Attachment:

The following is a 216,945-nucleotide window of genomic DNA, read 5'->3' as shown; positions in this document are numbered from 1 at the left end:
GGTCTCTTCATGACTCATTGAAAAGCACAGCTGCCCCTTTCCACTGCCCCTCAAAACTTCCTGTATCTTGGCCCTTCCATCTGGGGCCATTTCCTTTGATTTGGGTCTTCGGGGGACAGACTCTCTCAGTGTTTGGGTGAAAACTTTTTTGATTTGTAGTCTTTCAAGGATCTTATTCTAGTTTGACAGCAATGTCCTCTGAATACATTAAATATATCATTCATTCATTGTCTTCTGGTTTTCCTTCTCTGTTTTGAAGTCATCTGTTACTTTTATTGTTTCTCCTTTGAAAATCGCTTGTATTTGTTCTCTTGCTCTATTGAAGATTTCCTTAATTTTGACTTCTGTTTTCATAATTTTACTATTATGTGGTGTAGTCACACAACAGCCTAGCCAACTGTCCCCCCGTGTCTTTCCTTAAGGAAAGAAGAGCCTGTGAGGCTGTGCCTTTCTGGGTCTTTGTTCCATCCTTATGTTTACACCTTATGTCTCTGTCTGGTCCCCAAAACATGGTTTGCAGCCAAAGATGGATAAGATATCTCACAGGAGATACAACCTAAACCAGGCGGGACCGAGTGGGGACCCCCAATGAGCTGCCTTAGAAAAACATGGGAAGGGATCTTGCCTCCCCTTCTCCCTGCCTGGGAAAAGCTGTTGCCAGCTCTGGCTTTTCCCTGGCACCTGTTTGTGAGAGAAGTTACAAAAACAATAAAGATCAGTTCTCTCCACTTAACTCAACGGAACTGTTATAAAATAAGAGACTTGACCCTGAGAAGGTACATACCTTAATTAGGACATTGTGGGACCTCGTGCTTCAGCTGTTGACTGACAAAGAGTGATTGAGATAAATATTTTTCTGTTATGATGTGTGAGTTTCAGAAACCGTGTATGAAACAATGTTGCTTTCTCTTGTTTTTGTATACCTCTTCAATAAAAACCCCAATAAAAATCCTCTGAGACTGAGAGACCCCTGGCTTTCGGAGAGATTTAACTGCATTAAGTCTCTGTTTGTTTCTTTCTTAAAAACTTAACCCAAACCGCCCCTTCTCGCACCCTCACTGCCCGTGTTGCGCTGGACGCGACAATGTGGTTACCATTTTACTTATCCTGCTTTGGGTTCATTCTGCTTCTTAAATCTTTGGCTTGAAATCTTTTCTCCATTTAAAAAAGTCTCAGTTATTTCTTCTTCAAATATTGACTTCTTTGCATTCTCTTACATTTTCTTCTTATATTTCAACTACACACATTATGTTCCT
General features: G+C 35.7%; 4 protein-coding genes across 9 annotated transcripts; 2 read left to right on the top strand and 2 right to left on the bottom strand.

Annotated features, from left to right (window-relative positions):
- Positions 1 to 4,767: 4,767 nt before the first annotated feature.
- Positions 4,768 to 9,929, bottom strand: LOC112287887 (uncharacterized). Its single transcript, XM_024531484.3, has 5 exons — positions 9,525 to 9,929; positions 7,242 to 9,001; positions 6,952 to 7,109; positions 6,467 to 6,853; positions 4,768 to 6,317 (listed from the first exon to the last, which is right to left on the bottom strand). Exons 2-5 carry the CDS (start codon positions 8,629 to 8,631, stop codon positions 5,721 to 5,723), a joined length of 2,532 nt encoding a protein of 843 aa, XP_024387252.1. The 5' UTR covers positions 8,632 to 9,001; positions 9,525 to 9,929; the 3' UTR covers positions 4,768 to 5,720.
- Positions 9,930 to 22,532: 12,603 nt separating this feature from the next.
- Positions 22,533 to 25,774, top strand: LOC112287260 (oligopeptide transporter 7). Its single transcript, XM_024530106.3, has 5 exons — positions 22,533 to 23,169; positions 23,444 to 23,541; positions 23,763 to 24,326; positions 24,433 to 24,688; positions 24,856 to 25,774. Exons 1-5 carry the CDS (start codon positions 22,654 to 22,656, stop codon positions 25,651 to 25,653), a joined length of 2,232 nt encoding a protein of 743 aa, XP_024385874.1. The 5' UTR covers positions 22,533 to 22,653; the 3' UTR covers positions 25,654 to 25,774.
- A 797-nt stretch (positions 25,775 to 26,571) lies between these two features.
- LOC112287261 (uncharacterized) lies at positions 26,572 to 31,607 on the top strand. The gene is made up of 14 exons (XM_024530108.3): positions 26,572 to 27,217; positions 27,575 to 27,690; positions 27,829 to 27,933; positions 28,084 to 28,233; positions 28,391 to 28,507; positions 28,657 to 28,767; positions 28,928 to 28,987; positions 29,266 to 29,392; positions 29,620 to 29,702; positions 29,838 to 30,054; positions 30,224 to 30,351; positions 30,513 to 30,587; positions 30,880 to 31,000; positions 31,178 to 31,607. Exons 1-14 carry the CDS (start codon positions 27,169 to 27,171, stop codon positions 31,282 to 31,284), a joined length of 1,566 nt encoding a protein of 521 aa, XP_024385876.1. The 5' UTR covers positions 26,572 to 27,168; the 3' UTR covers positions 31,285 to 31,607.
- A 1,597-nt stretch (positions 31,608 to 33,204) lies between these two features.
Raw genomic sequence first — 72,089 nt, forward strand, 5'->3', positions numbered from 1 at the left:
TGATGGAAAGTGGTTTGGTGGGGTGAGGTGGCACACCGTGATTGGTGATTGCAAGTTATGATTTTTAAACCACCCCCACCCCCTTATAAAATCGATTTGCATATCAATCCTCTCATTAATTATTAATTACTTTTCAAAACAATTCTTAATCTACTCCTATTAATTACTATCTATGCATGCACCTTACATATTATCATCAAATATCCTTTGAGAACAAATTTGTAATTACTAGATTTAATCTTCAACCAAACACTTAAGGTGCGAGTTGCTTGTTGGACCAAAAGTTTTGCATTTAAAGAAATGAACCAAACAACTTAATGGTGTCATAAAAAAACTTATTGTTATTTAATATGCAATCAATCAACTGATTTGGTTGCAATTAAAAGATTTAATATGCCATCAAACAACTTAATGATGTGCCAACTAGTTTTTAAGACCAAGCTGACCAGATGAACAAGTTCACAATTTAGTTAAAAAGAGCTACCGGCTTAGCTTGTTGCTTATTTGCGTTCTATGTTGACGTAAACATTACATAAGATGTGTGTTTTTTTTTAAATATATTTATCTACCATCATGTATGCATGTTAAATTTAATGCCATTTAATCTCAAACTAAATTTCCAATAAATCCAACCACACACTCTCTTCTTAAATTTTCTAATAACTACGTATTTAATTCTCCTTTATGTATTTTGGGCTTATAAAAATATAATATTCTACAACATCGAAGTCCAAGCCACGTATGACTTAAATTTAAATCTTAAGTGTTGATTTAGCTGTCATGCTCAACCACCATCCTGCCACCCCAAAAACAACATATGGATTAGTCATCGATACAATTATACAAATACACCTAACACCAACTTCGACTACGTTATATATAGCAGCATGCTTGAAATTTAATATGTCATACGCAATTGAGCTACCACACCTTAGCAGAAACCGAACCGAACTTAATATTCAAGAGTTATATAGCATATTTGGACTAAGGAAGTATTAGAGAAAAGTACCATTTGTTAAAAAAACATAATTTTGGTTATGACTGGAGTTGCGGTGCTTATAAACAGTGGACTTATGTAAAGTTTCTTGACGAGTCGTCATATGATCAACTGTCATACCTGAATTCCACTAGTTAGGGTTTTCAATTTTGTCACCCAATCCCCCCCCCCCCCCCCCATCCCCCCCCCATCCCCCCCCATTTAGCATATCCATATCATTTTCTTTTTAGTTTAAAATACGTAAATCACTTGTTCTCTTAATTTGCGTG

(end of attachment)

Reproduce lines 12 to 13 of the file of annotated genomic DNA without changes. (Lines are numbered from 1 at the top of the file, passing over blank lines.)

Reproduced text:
Raw genomic sequence first — 72,089 nt, forward strand, 5'->3', positions numbered from 1 at the left:
TGATGGAAAGTGGTTTGGTGGGGTGAGGTGGCACACCGTGATTGGTGATTGCAAGTTATGATTTTTAAACCACCCCCACCCCCTTATAAAATCGATTTGCATATCAATCCTCTCATTAATTATTAATTACTTTTCAAAACAATTCTTAATCTACTCCTATTAATTACTATCTATGCATGCACCTTACATATTATCATCAAATATCCTTTGAGAACAAATTTGTAATTACTAGATTTAATCTTCAACCAAACACTTAAGGTGCGAGTTGCTTGTTGGACCAAAAGTTTTGCATTTAAAGAAATGAACCAAACAACTTAATGGTGTCATAAAAAAACTTATTGTTATTTAATATGCAATCAATCAACTGATTTGGTTGCAATTAAAAGATTTAATATGCCATCAAACAACTTAATGATGTGCCAACTAGTTTTTAAGACCAAGCTGACCAGATGAACAAGTTCACAATTTAGTTAAAAAGAGCTACCGGCTTAGCTTGTTGCTTATTTGCGTTCTATGTTGACGTAAACATTACATAAGATGTGTGTTTTTTTTTAAATATATTTATCTACCATCATGTATGCATGTTAAATTTAATGCCATTTAATCTCAAACTAAATTTCCAATAAATCCAACCACACACTCTCTTCTTAAATTTTCTAATAACTACGTATTTAATTCTCCTTTATGTATTTTGGGCTTATAAAAATATAATATTCTACAACATCGAAGTCCAAGCCACGTATGACTTAAATTTAAATCTTAAGTGTTGATTTAGCTGTCATGCTCAACCACCATCCTGCCACCCCAAAAACAACATATGGATTAGTCATCGATACAATTATACAAATACACCTAACACCAACTTCGACTACGTTATATATAGCAGCATGCTTGAAATTTAATATGTCATACGCAATTGAGCTACCACACCTTAGCAGAAACCGAACCGAACTTAATATTCAAGAGTTATATAGCATATTTGGACTAAGGAAGTATTAGAGAAAAGTACCATTTGTTAAAAAAACATAATTTTGGTTATGACTGGAGTTGCGGTGCTTATAAACAGTGGACTTATGTAAAGTTTCTTGACGAGTCGTCATATGATCAACTGTCATACCTGAATTCCACTAGTTAGGGTTTTCAATTTTGTCACCCAATCCCCCCCCCCCCCCCCCATCCCCCCCCCATCCCCCCCCATTTAGCATATCCATATCATTTTCTTTTTAGTTTAAAATACGTAAATCACTTGTTCTCTTAATTTGCGTG